Baer’s suggestion that photograph’s are a slice of time from a flowing river also concerns me. The fluvial metaphor that Dante employs, running its course from the ‘gateway to paradise’ to the inferno below, is the River Lethe and which, after imbibing from it, the drinker will forget all their sins as if they never existed, expunged from their memory and, by implication, from their sub-conscious. These images I have made aren’t evidences, this work will not be about ‘what happened’, no ‘slice of time’ as I am fully aware that there is much that I don’t remember, nor do I want to revisit that place. However there is a ‘spectre of evidence’ that I do wish to investigate, to depict and to interrogate through this work. But I need to find a language and syntax that does it better than I have managed to find ’till now. I also wonder whether I should step out of the land, and whilst not leaving it, think about other strategies to help describe what I want to express. Perhaps to employ more poetic imagery that I began using and which is being employed in the ‘Memories’ exhibition. After all it seems to have a root in an appropriate trope.

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4 thoughts on “A river of memory

  1. Hi John you may recall from following my blog how many twists and turns I took with my East London work before settling on a path which I was happy with. It feels like you are going through the same process. I guess it is part of the creative process. Personally I feel that your landscapes of Purgatory have great potential both in a literal and metaphoric sense. I think that the text adds to the whole work but I am not sure that you need to relate specific texts to specific images. For me what is important is to present the viewer with the various interpretations of the term purgatory – the spiritual, the personal and the place. All of these are bound up in the single work, enabling you to express your personal feelings about past events, but also allowing the viewer reader to open up meanings for themselves. I see the photographs in a narrative flow interspersed with texts. The texts could be extracts from Dante, personal thoughts, definitions from a dictionary, snippets from the history of Purgatory the place…. The whole work might perhaps play with the ambiguity of the term purgatory…. Hope these thoughts don’t confuse the issue further….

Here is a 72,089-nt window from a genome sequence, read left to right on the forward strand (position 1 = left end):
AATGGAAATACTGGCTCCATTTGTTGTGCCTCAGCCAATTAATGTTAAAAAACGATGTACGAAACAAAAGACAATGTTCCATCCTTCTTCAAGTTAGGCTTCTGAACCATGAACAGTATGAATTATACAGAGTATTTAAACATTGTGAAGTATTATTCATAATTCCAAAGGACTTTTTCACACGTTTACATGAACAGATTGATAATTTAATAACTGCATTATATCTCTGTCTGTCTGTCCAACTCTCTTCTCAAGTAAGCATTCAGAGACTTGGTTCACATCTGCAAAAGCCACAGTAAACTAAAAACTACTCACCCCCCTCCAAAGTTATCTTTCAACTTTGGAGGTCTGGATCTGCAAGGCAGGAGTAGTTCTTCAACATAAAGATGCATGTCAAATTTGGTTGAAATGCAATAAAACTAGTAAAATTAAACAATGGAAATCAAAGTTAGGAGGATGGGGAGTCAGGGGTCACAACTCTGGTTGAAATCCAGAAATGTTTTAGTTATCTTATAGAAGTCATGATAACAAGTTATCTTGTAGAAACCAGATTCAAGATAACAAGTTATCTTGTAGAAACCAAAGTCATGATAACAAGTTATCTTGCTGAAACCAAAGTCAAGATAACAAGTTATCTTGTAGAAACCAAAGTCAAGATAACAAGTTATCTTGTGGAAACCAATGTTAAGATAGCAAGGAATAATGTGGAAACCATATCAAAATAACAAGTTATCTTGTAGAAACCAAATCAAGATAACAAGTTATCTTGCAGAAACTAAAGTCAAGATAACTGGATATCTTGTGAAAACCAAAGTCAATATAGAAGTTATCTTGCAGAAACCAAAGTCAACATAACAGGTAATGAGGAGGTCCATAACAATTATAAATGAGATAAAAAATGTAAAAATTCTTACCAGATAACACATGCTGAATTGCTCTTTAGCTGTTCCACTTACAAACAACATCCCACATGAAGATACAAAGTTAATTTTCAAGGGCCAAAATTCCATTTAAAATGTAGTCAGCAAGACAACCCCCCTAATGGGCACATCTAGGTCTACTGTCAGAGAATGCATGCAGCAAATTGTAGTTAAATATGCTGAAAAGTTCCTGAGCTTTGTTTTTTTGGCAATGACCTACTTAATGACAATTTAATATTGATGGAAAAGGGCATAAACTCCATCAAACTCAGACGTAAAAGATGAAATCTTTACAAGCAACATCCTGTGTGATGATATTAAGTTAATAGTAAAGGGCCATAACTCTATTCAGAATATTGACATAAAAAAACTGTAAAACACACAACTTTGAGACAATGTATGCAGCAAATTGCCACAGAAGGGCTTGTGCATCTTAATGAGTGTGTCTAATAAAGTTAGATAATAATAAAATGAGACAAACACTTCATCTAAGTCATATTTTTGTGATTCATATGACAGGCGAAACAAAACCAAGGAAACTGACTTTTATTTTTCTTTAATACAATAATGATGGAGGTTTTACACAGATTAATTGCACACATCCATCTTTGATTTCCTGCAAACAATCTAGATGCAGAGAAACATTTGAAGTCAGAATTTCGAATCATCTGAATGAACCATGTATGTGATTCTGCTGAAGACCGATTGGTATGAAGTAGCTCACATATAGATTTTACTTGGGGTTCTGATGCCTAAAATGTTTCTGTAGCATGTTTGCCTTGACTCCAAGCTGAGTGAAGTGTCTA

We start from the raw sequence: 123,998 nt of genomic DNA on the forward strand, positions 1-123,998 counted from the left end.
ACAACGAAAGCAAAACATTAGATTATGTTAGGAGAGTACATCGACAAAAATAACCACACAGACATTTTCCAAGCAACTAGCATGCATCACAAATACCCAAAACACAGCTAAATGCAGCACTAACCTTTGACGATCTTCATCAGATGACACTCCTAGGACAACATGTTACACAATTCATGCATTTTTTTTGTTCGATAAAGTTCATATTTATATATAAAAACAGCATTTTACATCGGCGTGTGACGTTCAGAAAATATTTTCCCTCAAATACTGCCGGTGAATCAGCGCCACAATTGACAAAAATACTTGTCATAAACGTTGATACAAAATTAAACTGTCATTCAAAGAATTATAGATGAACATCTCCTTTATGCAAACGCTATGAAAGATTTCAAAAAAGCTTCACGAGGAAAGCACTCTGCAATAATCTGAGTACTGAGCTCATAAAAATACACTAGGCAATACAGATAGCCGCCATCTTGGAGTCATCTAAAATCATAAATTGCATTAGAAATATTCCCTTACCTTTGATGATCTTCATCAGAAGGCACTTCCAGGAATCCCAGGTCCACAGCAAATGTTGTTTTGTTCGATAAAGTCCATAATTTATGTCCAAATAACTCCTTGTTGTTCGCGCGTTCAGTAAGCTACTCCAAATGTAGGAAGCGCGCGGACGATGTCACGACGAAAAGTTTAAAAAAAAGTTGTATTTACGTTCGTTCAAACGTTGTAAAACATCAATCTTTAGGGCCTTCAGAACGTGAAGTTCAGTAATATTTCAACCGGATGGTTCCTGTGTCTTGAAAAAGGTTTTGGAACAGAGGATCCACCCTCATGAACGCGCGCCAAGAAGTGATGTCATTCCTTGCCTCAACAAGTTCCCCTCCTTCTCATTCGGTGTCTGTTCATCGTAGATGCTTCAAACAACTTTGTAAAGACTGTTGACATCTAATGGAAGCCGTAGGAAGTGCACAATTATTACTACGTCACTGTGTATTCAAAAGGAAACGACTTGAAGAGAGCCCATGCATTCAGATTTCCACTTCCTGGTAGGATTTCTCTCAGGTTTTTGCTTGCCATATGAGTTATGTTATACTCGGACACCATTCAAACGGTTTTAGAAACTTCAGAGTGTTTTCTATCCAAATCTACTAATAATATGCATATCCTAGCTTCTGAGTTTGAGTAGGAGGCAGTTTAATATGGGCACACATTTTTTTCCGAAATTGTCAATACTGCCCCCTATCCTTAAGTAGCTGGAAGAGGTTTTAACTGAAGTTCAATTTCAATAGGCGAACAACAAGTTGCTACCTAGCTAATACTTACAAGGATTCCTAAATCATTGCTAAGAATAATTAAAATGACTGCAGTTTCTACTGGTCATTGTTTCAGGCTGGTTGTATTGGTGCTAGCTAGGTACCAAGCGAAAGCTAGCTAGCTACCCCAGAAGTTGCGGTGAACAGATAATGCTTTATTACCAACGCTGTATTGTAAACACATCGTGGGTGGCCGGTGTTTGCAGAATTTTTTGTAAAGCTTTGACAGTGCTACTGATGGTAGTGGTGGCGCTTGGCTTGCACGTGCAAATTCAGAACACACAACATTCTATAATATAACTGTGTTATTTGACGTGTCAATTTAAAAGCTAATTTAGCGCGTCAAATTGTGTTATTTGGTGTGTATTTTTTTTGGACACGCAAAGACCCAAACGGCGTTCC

• Many thanks for this considered response Keith, much appreciated. You are right I am twisting and turning and I am aware that this process is about finding the way through it all – that what I envisaged at the beginning is unlikely to be what will I will be finding at the end. It is scary as well as invigorating. I quite like your suggestions – especially about the text – and think that the personal thoughts might be where it ends up, though I also like the structure that Dante provides (best of both worlds). Onwards and upwards!

  2. I agree with Keith. Have you been able to write down, simply, exactly what it is you want to say – not for reading on the blog but for yourself? There’s a message you’re sending out in all of this.

    Re dominance and fragility – there’s a dialogue between the images going on maybe.